Community Finance | March 1, 2024

Deal spotlight: San Antonio’s ESTAR West targets $25 million for real estate fund

Roodgally Senatus
ImpactAlpha Editor

Roodgally Senatus

On San Antonio’s majority-Latino west side, ESTAR West is revitalizing underserved neighborhoods with mixed-use real estate and small business support. 

Entrepreneurs and Small Businesses Thriving Alongside Residents on the Westside is seeking to raise an initial $25 million for a real estate fund to invest in the creation and preservation of affordable housing for local residents. 

“We’ve learned in Atlanta and in other places that unless you control the real estate, you’re not in charge of your own destiny,” said former mayor Henry Cisneros, who served as Secretary of Housing and Urban Development in the Clinton administration and chairs the initiative’s advisory board. 

ESTAR West, as an initiative, is still in its infancy. Cisneros and other local leaders this week attended Neighborhood Economics, the annual gathering of local economy investors and ecosystem builders, to learn from other corridor models (see, “Addressing the social determinants of wealth at Neighborhood Economics”).

Similar “corridor models” are emerging in US cities, including Baltimore, Los Angeles, Kansas City and Philadelphia, to drive community wealth through local small business and real estate ownership, with an emphasis on preventing the displacement of longtime residents and business owners as neighborhoods change and gentrify.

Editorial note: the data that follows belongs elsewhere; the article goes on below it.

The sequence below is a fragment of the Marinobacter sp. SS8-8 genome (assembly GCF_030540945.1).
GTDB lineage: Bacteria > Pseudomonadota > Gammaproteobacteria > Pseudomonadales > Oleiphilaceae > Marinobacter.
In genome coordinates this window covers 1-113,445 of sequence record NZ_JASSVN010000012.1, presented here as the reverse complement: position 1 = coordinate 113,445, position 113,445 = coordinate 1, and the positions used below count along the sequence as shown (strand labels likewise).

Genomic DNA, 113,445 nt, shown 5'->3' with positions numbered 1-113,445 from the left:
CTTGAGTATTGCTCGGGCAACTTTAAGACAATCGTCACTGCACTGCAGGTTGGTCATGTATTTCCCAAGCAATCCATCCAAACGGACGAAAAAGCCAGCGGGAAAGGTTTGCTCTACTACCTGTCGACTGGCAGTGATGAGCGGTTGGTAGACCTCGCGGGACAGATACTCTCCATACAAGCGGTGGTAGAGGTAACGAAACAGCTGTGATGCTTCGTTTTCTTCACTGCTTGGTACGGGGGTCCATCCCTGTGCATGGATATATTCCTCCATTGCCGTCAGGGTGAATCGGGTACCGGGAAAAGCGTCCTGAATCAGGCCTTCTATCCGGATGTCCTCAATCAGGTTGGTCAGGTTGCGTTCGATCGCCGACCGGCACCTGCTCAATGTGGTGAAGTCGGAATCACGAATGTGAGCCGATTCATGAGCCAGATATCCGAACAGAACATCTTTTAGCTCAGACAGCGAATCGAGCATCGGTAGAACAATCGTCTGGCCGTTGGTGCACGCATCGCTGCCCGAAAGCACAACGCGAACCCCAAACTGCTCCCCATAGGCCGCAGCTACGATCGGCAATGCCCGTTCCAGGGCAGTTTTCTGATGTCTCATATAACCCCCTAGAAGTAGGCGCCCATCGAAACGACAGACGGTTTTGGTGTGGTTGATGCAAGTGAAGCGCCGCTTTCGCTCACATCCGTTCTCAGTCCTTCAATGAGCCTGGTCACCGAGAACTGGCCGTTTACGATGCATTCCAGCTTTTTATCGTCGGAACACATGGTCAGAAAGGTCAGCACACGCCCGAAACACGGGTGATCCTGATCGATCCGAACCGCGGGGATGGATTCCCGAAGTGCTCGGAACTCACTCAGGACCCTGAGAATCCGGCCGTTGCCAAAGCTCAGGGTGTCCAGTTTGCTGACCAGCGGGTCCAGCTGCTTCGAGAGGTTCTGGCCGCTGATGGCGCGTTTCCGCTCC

Lived experience

ESTAR West is personal to Cisneros, a longtime resident on the west side of San Antonio. 

“The neighborhood where I grew up is called the poorest census tract in the city,” Cisneros told ImpactAlpha. “I live in my grandfather’s house in that area. I inherited and renovated his old print shop into my office in this poorest neighborhood of the city.”

Cisneros was the second Latino mayor of a major US city when took office in 1981. During his eight-year tenure, he says several community development strategies bore some resemblance to ESTAR West. He championed similar efforts during his time as HUD secretary in President Bill Clinton’s administration. 

“Now, I’m at this point of my life [where] I’m not interested in just numbers, I’m not interested in just headlines,” said Cisneros, “I’m interested in whether it is making a difference in people’s lives. We’re holding ourselves to a stiff test in that regard.”

Spiraling up

ESTAR West is looking to provide training and equipment for up to 50 small business owners to grow their business. The program includes a digital inclusion program for small businesses still coming online. 

“Our capital needs are substantial,” said Cisneros. “We have to learn how to raise capital from high-net-worth people, from philanthropy, from governments of all levels and then from businesses, and plow them back into the community.”

“It took us a long time to get here to this position of constant decline, of constant out-migration, of loss of business, of a narrative that deepened people’s fears about the west side of San Antonio in terms of crime and drugs and general poverty,” said Cisneros. 

Come back in three to five years and things will be different, he says. 

“When you look around the neighborhood, you will see physical changes and improvements and they will be contagious. You’ll see people start to come back to the neighborhood who had left it.”